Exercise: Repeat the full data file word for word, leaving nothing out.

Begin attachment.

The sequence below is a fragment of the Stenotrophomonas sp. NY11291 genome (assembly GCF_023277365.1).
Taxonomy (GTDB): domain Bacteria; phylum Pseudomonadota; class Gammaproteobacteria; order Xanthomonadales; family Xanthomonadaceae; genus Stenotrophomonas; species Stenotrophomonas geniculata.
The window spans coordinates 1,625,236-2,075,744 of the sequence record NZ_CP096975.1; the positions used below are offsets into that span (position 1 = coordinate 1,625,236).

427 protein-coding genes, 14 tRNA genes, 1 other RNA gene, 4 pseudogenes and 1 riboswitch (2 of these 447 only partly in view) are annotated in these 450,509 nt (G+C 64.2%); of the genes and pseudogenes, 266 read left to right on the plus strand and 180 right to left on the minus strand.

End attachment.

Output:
The sequence below is a fragment of the Stenotrophomonas sp. NY11291 genome (assembly GCF_023277365.1).
Taxonomy (GTDB): domain Bacteria; phylum Pseudomonadota; class Gammaproteobacteria; order Xanthomonadales; family Xanthomonadaceae; genus Stenotrophomonas; species Stenotrophomonas geniculata.
The window spans coordinates 1,625,236-2,075,744 of the sequence record NZ_CP096975.1; the positions used below are offsets into that span (position 1 = coordinate 1,625,236).

427 protein-coding genes, 14 tRNA genes, 1 other RNA gene, 4 pseudogenes and 1 riboswitch (2 of these 447 only partly in view) are annotated in these 450,509 nt (G+C 64.2%); of the genes and pseudogenes, 266 read left to right on the plus strand and 180 right to left on the minus strand.